I don’t know the motivation behind the Real Name policy.
Maybe someone at Google got scragged by an anonymous poster and is exacting his or her twisted revenge on the world.
But all it’s doing is making Google look like a bunch of amateurs and Police Statists who are more interested in forcing people to do something that people don’t want to do.
In theory, making people use their real names is good. Who doesn’t want people to stand up to the things they post online?
I’ve used my real name online as soon as I could.
On CompuServe, there was the C.B. Simulator, the prehistoric all-ASCII precursor to today’s Twitter. Anyone could use any damned handle they wanted. For a few days, I was Remington Steele(!). (Other handles I don’t remember.)
When I started to use Bulletin-Board Systems, I used my real name when it was available. Always.
I have a lonnnng trail of online postings. Some I’m happy with, some that make me cringe. But they’re all mine.
But using my real name is my choice.
There are many reasons people would want to use an assumed name or handle, none of which are nefarious.
One that is close to my sandbox are writers who put out work under different names.
Hell, even Stephen King did that!
Right now, there are many, many writers working in the Romance genre who do a variety of series under different pen names. They also have different Twitter accounts under these pen names to address their different markets.
In Google’s eyes, that’s fraudulent or deceptive.
In the real world, it’s what happens.
And there’s nothing wrong with that.
Here’s a real-life example that should just devastate the thinking people at Google and make them reconsider their current course:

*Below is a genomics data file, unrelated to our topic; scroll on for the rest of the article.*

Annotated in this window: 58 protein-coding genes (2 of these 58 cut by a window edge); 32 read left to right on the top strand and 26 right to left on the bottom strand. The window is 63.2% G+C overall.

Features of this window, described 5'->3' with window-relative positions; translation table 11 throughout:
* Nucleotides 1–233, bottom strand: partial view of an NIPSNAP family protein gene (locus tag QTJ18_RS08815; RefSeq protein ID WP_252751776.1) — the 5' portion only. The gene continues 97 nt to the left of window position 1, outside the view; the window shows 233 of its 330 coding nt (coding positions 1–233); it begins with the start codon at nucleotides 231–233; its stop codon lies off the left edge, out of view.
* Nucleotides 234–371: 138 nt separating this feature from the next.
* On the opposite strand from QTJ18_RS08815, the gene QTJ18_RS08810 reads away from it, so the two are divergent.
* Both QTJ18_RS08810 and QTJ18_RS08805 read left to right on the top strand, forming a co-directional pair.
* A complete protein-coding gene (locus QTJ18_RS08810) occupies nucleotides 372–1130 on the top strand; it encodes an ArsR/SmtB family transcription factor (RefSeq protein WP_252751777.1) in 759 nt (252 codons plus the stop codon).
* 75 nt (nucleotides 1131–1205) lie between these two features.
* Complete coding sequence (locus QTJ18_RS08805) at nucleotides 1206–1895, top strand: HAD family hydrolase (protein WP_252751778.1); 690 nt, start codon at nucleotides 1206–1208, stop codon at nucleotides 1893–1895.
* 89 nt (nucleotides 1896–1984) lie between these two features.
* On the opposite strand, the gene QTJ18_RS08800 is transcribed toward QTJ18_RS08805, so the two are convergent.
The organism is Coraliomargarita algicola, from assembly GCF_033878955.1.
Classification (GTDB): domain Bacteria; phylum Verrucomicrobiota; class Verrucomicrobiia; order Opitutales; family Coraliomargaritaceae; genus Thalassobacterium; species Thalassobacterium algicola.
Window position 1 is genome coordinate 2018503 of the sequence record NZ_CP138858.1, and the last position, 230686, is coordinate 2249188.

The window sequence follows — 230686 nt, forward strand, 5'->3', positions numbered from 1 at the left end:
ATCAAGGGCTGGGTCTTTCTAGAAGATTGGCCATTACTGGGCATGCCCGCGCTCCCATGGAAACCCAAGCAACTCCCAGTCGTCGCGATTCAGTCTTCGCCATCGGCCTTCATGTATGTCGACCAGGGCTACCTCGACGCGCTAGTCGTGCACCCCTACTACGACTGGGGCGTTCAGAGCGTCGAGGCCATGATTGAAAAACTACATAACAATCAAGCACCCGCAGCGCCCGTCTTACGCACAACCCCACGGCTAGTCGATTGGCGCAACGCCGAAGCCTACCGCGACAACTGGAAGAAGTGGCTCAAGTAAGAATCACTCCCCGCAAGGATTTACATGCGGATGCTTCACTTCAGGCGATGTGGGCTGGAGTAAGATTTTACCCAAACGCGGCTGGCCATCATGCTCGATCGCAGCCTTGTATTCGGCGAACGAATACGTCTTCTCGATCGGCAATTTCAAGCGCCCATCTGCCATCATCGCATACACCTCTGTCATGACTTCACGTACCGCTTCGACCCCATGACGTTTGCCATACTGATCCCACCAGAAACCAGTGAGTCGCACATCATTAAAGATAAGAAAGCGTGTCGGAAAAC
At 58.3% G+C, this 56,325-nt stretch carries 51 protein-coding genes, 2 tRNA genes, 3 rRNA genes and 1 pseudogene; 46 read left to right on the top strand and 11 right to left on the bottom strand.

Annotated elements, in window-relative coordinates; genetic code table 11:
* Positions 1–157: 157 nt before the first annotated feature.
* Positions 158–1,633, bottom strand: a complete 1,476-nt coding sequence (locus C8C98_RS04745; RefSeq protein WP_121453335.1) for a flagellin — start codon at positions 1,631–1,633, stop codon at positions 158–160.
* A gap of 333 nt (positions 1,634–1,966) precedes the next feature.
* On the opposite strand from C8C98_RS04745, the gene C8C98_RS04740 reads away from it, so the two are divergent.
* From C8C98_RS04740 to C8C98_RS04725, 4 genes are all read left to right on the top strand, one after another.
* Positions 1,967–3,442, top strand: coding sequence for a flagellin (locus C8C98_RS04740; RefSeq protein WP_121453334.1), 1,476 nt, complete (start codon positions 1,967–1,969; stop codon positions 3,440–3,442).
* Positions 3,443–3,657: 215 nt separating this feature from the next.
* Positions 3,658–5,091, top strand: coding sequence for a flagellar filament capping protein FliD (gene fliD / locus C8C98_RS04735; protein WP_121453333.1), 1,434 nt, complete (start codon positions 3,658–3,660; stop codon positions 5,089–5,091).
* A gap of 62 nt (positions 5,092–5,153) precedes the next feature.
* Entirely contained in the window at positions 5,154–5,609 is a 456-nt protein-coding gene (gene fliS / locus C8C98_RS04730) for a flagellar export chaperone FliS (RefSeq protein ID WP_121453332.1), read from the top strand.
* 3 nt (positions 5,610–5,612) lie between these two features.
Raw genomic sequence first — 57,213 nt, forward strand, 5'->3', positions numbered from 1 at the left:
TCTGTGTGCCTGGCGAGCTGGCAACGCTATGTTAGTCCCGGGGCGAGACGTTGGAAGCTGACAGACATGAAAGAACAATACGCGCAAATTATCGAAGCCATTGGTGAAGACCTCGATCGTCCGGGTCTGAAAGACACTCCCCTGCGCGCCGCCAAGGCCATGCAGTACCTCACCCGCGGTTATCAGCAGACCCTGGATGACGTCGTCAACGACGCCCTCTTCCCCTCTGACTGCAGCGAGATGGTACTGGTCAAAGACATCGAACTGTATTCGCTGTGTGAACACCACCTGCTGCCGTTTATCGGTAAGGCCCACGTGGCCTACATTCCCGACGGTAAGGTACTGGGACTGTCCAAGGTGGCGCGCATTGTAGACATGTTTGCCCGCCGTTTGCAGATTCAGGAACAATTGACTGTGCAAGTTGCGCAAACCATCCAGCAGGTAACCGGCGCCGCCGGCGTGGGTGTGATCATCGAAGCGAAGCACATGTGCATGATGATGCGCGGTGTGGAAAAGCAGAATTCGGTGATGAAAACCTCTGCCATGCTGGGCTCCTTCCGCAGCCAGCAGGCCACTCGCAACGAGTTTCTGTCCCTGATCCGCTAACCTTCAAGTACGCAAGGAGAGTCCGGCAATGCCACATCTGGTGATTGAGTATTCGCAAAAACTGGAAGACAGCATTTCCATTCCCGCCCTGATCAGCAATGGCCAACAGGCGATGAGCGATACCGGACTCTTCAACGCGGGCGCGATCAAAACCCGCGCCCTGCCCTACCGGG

Come on, Google. You’re all bright over there. How could none of you have ever seen that as a possibility?
There was recently a debate on Google+ over the mandatory disclosure of gender.
That’s not an issue I participated in.
First, I’m a white male. We are seen as the rulers (no matter how far down the ladder we might be).
Second, I’m not someone who is going to use someone’s sex or transsexualism or sexual orientation against them.
Third, the people involved in the debate could speak from real life. I could not.
But when it comes to writers and writing, this is where I have something to say, dammit.
The Google+ Real Name policy is just utterly wrongheaded.
It is against human nature.
It is against Internet Culture.
It is against the reality of how many people — writers, actors, performers, singers, artists — choose to identify themselves to everyone or to different market segments.
The Real Name policy should be dropped.
And Google has to right all the damage it has done.
It has broken trust. That is the mortal sin of the 21st century.
What Google has as its loophole — though it is weak — is that Google+ is still in beta, thus they can claim they have been learning as they go along — as they did with the gender issue.
But correcting this requires humility and an apology.
And, Google, if you’ve forgotten how to do that, go read this.
As for step three there, this is What You Do;
1) Restore all accounts
2) Apologize individually by email
3) And make sure they are satisfied